The ABCD's of Student Engagement {Freebie!}

Hi there!  Today is my day of the month to blog over at All Things Upper Elementary.  There, I shared with readers a little bit about a book that has profoundly impacted the way I teach.  Actually, I was so "on fire" with the engagement strategies laid out in this book, that once I tried them for myself and witnessed firsthand the positive impact they had on my students' learning and retention, I gave a series of after-school teacher enrichment presentations to fellow colleagues in the district.  I would say that the things I learned in this book had an impact district-wide!

Not a cover that really grabs you and shouts “READ ME!”, huh?  (Fortunately, I got past the cover and into the book.  Check out my post at ATUE for the full story on what enticed me to open this book and further details on what I found in it.)

Basically, while reading, I found many similarities between the upper elementary classrooms in which I co-teach, and the ones that Wiliam described.  (Wiliam describes a classroom where a handful of dedicated students constantly raise their hands and contribute to the class discussion, while the remainder of students in the classroom doodle, daydream, or fly under the radar.)  When I returned to school on Monday, my hunch was 100% verified.  A handful of students constantly raised their hands, while the other students either sat quietly or simply “spaced out”.  Wiliam concluded that the achievement gap is widening in such a classroom... and I had to agree.

My co-teachers and I soon put some of Wiliam’s engagement strategies into action, and we saw a remarkable difference.  I shared my #1 strategy over at ATUE, and if you haven't been there, yet, I highly recommend checking it out.)  Below I describe the #2 change my colleagues and I made that seemed to make a significant difference in increasing student engagement during lessons.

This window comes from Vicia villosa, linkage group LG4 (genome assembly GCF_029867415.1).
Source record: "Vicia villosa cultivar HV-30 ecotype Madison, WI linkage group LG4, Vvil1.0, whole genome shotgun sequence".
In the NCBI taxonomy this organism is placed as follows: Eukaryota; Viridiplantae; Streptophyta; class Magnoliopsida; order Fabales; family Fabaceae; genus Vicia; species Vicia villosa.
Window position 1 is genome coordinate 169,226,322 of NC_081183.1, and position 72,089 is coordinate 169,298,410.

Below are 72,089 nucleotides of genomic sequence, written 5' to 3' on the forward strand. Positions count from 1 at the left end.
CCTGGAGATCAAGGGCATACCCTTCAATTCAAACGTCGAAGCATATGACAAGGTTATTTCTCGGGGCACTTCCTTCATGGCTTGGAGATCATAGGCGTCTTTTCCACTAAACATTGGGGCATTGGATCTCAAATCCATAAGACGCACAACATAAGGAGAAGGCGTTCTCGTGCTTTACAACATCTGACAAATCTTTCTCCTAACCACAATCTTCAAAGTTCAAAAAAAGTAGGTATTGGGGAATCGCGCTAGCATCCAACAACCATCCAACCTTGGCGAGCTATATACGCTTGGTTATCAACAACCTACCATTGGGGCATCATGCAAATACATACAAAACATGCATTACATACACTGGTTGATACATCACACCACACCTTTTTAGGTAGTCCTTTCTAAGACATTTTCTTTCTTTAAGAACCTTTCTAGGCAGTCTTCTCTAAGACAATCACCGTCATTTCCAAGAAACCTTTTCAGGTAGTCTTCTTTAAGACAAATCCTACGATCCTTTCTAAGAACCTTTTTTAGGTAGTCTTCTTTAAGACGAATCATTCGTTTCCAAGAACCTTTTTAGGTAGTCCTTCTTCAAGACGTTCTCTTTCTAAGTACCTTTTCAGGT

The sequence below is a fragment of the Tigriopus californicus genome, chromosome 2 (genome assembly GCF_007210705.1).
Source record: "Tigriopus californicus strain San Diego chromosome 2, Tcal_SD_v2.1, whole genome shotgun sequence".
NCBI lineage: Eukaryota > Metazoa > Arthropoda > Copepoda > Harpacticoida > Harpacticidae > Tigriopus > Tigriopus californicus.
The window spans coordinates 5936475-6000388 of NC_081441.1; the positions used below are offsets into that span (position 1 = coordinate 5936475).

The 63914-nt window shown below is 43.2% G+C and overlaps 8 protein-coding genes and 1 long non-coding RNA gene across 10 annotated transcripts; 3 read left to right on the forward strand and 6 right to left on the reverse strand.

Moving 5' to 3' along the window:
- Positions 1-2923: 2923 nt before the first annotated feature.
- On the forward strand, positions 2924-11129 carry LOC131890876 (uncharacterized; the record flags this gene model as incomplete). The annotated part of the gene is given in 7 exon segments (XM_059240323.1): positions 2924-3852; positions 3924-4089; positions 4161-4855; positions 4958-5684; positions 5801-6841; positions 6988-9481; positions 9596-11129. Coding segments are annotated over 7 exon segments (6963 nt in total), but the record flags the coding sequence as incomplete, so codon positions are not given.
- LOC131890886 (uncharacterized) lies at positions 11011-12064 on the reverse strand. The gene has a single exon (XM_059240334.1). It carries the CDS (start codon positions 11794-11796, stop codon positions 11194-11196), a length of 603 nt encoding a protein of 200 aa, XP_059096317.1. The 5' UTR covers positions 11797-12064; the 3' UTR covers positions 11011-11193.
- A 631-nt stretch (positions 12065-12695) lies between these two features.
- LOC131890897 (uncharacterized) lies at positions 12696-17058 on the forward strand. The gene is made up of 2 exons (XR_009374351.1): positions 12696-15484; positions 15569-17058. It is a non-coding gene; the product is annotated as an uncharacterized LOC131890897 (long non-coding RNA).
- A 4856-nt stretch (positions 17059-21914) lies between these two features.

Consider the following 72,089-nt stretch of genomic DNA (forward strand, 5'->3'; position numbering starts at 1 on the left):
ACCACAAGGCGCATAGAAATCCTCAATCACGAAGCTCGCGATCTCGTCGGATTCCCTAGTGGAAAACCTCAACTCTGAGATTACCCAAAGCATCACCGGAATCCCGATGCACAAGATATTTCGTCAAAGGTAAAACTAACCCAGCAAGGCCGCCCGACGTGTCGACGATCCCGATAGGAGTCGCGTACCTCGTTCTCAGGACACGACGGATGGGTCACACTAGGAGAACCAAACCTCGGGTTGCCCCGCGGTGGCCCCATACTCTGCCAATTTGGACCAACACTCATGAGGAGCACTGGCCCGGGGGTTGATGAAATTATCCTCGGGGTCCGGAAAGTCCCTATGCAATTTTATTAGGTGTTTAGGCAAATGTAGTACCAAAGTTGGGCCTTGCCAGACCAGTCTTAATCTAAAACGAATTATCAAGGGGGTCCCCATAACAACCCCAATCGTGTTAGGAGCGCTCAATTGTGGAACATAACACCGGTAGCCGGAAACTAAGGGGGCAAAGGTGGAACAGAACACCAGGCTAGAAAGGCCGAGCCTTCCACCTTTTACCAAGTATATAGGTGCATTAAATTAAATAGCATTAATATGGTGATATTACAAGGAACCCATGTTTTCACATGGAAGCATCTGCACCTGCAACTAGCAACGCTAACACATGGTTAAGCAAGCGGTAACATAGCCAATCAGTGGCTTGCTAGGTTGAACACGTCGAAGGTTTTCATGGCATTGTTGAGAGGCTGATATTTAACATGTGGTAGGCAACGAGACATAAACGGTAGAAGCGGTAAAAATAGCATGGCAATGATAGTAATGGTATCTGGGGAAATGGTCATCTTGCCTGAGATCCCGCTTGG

#2- ABCD Cards (an all-student response system) 
First, each student was given a set of ABCD cards.
FREEBIE!  Click on the image for a set of ABCD cards like these you can print for your students!
Whenever we used a PowerPoint that included multiple choice questions, or displayed a multiple choice worksheet using the doc camera, students were instructed to get out their ABCD cards. (FYI - In some classrooms, students kept their cards in an envelope in their desk.  In other classrooms, teachers attached a library card envelope to the top of the desk, and students kept the cards in the envelope for easy access.)

(After being instructed a few times), whenever students were shown a multiple choice question, they knew to choose the letter they thought was the correct answer, place the card on top of their stack, and hold the stack close to their chest.   Once every student had an answer, we said “Show your answer.”  Students turned over their stack to display their answer, and we teachers were able to quickly identify which students understood the topic, and which were needed further instruction.

There are many more excellent strategies for keeping your students engaged during lessons, but I think that’s enough for this blog post! I will save other ideas for future blog posts!

Third Grade Writing in a Coteaching Classroom